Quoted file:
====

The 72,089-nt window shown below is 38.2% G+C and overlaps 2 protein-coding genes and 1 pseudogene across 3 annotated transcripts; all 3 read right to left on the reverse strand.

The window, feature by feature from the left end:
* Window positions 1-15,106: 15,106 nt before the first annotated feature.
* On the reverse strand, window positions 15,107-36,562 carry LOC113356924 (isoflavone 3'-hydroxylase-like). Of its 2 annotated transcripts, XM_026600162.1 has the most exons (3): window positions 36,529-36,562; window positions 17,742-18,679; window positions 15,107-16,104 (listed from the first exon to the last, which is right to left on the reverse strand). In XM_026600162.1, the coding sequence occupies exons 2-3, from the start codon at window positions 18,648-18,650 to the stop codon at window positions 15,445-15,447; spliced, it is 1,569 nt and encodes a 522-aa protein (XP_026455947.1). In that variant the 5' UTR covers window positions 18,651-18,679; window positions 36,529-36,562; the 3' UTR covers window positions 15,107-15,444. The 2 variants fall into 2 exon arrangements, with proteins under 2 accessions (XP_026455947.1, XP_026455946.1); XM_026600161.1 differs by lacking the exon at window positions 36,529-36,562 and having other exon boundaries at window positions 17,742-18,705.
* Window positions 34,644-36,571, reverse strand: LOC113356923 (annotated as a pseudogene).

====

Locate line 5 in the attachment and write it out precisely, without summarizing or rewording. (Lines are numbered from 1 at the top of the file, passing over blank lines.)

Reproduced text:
* Window positions 34,644-36,571, reverse strand: LOC113356923 (annotated as a pseudogene).